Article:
Directi Interview Questions

I took Coding Round 1 of Direct I campus recruitment today . Sharing the 2 questions which have been asked.

Question 1 (Optimal substring reversal):
You are given a string S. Each character of S is either ‘a’, or ‘b’. You wish to reverse exactly one sub-string of S such that the new string is lexicographically smaller than all the other strings that you can get by reversing exactly one sub-string.
For example, given ‘abab’, you may choose to reverse the substring ‘ab’ that starts from index 2 (0-based). This gives you the string ‘abba’. But, if you choose the reverse the substring ‘ba’ starting from index 1, you will get ‘aabb’. There is no way of getting a smaller string, hence reversing the substring in the range [1, 2] is optimal.

Input:
First line contains a number T, the number of test cases.
Each test case contains a single string S. The characters of the string will be from the set { a, b }.

Output:
For each test case, print two numbers separated by comma; for example “x,y” (without the quotes and without any additional whitespace). “x,y” describe the starting index (0-based) and ending index respectively of the substring that must be reversed in order to acheive the smallest lexicographical string. If there are multiple possible answers, print the one with the smallest ‘x’. If there are still multiple answers possible, print the one with the smallest ‘y’.

Constraints:
1 ? T ? 100
1 ? length of S ? 1000



Sample Input:
5
abab
abba
bbaa
aaaa
babaabba

Sample Output:
1,2
1,3
0,3
0,0
0,4 

Attention:
The constraints are designed such that an O(N3) algorithm per test case, would not pass.

Question 2 (Database Queries): 2 points
You have a set of N objects. Each of these objects have certain properties associated with them. A property is represented by a (key, value) pair. For example, assume you have the following two objects.

Tower:
{
      (height, 100), (weight, 50),
      (xposition, 25), (yposition, 36)
}

Tree:
{
      (area, 100), (noofleaves, 500),
      (height, 25), (yposition, 36)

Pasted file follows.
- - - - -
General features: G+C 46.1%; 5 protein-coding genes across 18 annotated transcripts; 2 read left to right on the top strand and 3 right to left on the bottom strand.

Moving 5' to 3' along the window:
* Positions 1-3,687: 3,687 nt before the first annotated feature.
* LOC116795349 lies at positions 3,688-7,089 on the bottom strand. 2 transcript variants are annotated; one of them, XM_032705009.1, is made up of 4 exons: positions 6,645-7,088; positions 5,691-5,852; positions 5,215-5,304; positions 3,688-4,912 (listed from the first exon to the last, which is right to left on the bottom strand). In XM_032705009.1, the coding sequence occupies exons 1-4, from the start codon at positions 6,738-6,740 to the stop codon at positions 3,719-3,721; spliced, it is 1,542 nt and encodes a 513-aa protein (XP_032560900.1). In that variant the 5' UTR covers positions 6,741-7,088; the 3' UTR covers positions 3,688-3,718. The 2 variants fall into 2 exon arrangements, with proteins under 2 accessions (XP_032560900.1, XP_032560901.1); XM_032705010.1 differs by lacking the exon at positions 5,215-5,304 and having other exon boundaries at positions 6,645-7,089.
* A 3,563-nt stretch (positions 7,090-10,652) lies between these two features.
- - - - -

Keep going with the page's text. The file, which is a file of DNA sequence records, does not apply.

}

Each object you have, will have at most 4 properties. An object will have at least 1 property. Note, from the two objects above, that it is not necessary for key in the properties to be same for all the objects. Also, it is not necessary for the key to be different.
Now, given N such objects, you wish to answer M queries. Each query is represented by a set of properties (again, at most 4 properties, and at least 1 property). The answer for the query is the number of objects in the set, that have all the given properties. Two properties are considered equal iff both the key and the value match.
For example, if you have the above two objects, then the answer for the following queries is
Query: { (height, 100), (yposition, 36) }
Answer: 1 // matches Tower, but not Tree

Query: { (yposition, 36) }
Answer: 2 // matches both Tower and Tree

Query: { (height, 100), (noofleaves, 500) }
Answer: 0 // neither Tower, not Tree satisfy both properties

Input:
The first line of input contains N and M. This is followed by the description of the N objects. The description of the i-th object will start by a number k, which is the number of properties associated with the object. The next k lines contain two space separated strings – the property key and the property value. Note that the property value is not necessarily an integer (although this is so for the example above).
This is followed by the description of M queries. The format of a query will be exactly same to that of the objects. Check the Sample Input for clarification.
One test file will contain only one test case. A single test case may contain several queries.

Output:
Print M lines. Each line must be the answer of the respective query.

Constraints:
1 ? N ? 10000
1 ? M ? 100000
1 ? k ? 4

Sample Input
2 3
4
height 100a
weight 50b
xposition 25a
yposition 36b

4
area 100a
noofleaves 500
height 25
yposition 36b

3
weight 80
xposition 25a
yposition 36b

1
yposition 36b

2
xposition 25a
yposition 36b

Sample Output:
0
2
1

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